3. In 1991 George Friedman and Meredith LeBard published a sensational book about the imminent war between the United States and Japan, a war destined to explode within two decades (7). The text by the influential American geopolitical analyst and his Australian colleague (and wife) set them on course sailing against the wind. As Friedman remembered in an interview, at the time, having sedated fear of a Japanese economic overtake and gloriously ended the Cold War match, “everybody was really celebrating the coming of a wonderful age in which the coalition that had defeated the Soviet Union – the United States, NATO, Japan - was going to live together happily and in harmony.” (8)
Basing their opinions on historical experience, which leads one to ascertain how often triumphant alliances do not survive the consequences of success, the authors established that the two maritime empires, both devoted to controlling the Pacific basin, were slipping down a long slope that would have obliged them to fight a duel. They concluded that whoever might win that war it would not be the last one and that the battle between the United States and Japan, punctuated by ceasefires, friendships and brutality, would shape the Pacific for generations. This would be the never-ending match about which philosophers have written – the war in which everyone fights everyone. (9) Loyal to the strategic precept according to which it is best to translate into one’s own language the best texts of others, rather than writing one’s own in “barbaric” idioms, the then-powerful editors of Tokuma Shoten rushed to publish this sensational study in Japanese and it went straight to the top of the best seller rankings.
Sand has for sometime run out in the hourglass that, according to Friedman and LeBard, was to mark the time left before the war. However, the book’s analytical structure remains revealing, especially as far as the Japanese perspective is concerned – all the more interesting because it is interpreted by an American and an Australian. The analysis outlines the grand strategy of Japan’s Meiji era onwards. It is an esoteric version, nowadays not presentable to a still largely pacifist audience, but that continues to guide the “panoramic perspective” of the Japanese managerial class. This because in geopolitics names are not a consequence of things; eras pass, governments come and go, wars are won and lost, but for as long a nation exists – especially a culturally imperial one – the basic precepts remain. Japan is no exception to this rule.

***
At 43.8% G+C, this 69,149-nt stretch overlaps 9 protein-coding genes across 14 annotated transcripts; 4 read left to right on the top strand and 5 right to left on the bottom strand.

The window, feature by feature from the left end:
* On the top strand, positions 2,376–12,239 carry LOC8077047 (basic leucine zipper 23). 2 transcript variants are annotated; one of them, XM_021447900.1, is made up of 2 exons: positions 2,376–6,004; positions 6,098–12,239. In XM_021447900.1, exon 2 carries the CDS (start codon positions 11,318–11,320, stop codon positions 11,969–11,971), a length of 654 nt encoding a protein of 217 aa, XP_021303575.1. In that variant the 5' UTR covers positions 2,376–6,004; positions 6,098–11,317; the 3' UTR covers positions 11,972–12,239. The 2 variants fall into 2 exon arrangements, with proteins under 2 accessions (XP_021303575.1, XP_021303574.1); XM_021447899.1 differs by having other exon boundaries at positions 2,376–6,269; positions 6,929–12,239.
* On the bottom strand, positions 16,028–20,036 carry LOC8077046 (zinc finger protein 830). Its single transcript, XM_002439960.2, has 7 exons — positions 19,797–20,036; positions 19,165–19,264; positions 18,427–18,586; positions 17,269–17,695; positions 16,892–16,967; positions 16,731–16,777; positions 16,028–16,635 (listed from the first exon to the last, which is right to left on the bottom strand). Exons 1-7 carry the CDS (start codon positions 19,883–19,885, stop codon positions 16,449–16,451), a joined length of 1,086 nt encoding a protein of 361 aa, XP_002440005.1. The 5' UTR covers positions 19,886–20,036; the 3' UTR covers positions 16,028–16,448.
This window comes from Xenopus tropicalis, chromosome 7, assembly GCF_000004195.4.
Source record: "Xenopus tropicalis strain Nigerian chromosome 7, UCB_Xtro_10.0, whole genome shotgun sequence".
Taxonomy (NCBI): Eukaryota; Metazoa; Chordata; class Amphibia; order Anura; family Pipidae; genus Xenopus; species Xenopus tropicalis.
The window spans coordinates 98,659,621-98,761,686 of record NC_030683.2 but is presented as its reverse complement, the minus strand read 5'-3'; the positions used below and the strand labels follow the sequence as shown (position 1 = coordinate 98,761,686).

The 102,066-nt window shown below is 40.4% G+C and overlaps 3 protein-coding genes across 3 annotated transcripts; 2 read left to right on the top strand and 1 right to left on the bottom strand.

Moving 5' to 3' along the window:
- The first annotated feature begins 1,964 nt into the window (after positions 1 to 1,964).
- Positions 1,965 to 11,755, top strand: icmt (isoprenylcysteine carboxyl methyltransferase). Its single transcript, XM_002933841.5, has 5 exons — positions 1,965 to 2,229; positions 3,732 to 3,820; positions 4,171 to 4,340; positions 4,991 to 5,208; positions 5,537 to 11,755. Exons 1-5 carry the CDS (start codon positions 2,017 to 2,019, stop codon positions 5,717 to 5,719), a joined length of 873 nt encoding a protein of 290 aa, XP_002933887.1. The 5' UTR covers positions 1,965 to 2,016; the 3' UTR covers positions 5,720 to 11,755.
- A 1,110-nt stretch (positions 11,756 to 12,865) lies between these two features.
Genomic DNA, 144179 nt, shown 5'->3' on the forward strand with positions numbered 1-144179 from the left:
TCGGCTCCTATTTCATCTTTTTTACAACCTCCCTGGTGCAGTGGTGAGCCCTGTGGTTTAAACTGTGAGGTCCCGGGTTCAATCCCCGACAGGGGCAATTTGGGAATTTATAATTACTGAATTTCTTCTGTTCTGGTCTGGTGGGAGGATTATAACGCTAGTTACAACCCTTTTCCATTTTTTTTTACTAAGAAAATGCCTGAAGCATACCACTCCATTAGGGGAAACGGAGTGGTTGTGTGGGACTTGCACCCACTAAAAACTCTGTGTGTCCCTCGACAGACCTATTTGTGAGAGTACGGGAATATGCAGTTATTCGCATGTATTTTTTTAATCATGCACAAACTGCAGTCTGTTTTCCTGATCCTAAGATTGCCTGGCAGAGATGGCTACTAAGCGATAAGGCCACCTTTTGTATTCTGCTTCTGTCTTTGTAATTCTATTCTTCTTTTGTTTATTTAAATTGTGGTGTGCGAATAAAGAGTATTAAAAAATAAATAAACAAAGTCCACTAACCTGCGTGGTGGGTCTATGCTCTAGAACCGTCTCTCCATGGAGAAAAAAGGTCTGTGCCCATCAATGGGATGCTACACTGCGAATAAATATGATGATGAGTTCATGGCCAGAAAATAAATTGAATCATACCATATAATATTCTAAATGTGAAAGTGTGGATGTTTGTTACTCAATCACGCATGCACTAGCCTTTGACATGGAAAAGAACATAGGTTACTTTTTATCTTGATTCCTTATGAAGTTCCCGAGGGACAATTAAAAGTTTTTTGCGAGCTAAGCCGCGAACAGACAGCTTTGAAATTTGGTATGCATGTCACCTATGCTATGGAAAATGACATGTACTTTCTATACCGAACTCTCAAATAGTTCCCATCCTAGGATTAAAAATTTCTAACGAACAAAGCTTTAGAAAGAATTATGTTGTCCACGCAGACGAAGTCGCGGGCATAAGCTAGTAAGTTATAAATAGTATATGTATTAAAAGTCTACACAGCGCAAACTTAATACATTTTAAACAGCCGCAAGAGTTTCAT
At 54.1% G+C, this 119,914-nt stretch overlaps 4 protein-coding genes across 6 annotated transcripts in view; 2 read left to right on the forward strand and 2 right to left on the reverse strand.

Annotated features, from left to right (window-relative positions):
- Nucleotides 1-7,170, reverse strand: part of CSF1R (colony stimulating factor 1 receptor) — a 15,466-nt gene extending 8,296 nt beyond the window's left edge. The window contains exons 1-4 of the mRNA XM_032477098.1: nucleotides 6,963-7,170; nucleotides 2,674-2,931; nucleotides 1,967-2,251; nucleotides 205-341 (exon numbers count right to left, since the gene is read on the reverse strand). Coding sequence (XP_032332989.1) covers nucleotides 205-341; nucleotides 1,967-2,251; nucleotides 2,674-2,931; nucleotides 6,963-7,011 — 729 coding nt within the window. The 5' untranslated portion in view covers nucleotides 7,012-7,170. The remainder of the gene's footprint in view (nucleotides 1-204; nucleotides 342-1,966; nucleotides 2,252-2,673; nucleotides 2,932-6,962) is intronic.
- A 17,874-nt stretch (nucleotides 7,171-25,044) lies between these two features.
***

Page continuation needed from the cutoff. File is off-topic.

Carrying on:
There are five commandments in Japanese geopolitics according to the prophets of the coming war with Japan. First: to maintain the archipelago under the authority of a central government and a united army. Second: control the surrounding seas. Third: dominate land masses linked to such waters. Fourth: establish Japan as the hegemonic naval power in the north-western Pacific, moving south as far as Formosa (Taiwan), and south-west as far as Iwo-Jima (prefecture of Tōkyō although it is 1,046 kilometres away). Fifth: ensure and maintain control over routes for accessing mineral resources needed by the national economies both in China and in South East Asia, as the exclusive dominator of the western Pacific (10). All this is very reasonable. We could perhaps have added a sixth point, as an appendix: do not attempt to once again defeat the United States, at least for as long as it remains Number One in the world.